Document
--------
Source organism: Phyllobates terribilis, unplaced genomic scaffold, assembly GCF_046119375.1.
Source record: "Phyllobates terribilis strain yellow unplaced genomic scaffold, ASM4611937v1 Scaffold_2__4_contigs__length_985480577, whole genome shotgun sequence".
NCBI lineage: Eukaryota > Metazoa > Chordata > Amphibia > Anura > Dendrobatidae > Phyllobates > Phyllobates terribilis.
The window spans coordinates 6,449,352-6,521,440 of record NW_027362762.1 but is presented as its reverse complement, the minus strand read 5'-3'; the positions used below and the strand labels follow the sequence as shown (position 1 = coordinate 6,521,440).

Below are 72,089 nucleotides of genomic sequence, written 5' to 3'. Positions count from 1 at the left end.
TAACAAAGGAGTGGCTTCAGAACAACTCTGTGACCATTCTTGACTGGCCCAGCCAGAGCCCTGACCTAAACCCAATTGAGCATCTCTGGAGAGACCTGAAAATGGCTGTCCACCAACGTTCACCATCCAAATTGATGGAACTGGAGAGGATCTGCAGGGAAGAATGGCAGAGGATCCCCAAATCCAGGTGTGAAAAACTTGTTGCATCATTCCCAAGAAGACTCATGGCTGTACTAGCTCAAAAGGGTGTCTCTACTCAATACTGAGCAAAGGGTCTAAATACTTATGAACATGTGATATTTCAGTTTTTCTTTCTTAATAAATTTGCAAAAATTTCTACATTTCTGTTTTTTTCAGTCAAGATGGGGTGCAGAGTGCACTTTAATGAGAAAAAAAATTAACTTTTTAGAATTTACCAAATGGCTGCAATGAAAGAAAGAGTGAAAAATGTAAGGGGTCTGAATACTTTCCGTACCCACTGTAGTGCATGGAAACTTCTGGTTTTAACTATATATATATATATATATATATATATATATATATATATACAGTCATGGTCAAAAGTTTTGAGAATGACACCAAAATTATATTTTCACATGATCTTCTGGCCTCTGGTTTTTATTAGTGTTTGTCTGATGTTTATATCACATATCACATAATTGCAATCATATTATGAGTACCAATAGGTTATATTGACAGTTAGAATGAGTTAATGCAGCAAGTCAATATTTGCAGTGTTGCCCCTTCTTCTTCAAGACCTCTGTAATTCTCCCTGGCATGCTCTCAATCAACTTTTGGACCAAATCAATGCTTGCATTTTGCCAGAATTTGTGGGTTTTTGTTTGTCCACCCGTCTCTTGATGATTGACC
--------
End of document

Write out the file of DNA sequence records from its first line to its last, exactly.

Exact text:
Source organism: Phyllobates terribilis, unplaced genomic scaffold, assembly GCF_046119375.1.
Source record: "Phyllobates terribilis strain yellow unplaced genomic scaffold, ASM4611937v1 Scaffold_2__4_contigs__length_985480577, whole genome shotgun sequence".
NCBI lineage: Eukaryota > Metazoa > Chordata > Amphibia > Anura > Dendrobatidae > Phyllobates > Phyllobates terribilis.
The window spans coordinates 6,449,352-6,521,440 of record NW_027362762.1 but is presented as its reverse complement, the minus strand read 5'-3'; the positions used below and the strand labels follow the sequence as shown (position 1 = coordinate 6,521,440).

Below are 72,089 nucleotides of genomic sequence, written 5' to 3'. Positions count from 1 at the left end.
TAACAAAGGAGTGGCTTCAGAACAACTCTGTGACCATTCTTGACTGGCCCAGCCAGAGCCCTGACCTAAACCCAATTGAGCATCTCTGGAGAGACCTGAAAATGGCTGTCCACCAACGTTCACCATCCAAATTGATGGAACTGGAGAGGATCTGCAGGGAAGAATGGCAGAGGATCCCCAAATCCAGGTGTGAAAAACTTGTTGCATCATTCCCAAGAAGACTCATGGCTGTACTAGCTCAAAAGGGTGTCTCTACTCAATACTGAGCAAAGGGTCTAAATACTTATGAACATGTGATATTTCAGTTTTTCTTTCTTAATAAATTTGCAAAAATTTCTACATTTCTGTTTTTTTCAGTCAAGATGGGGTGCAGAGTGCACTTTAATGAGAAAAAAAATTAACTTTTTAGAATTTACCAAATGGCTGCAATGAAAGAAAGAGTGAAAAATGTAAGGGGTCTGAATACTTTCCGTACCCACTGTAGTGCATGGAAACTTCTGGTTTTAACTATATATATATATATATATATATATATATATATATATATACAGTCATGGTCAAAAGTTTTGAGAATGACACCAAAATTATATTTTCACATGATCTTCTGGCCTCTGGTTTTTATTAGTGTTTGTCTGATGTTTATATCACATATCACATAATTGCAATCATATTATGAGTACCAATAGGTTATATTGACAGTTAGAATGAGTTAATGCAGCAAGTCAATATTTGCAGTGTTGCCCCTTCTTCTTCAAGACCTCTGTAATTCTCCCTGGCATGCTCTCAATCAACTTTTGGACCAAATCAATGCTTGCATTTTGCCAGAATTTGTGGGTTTTTGTTTGTCCACCCGTCTCTTGATGATTGACC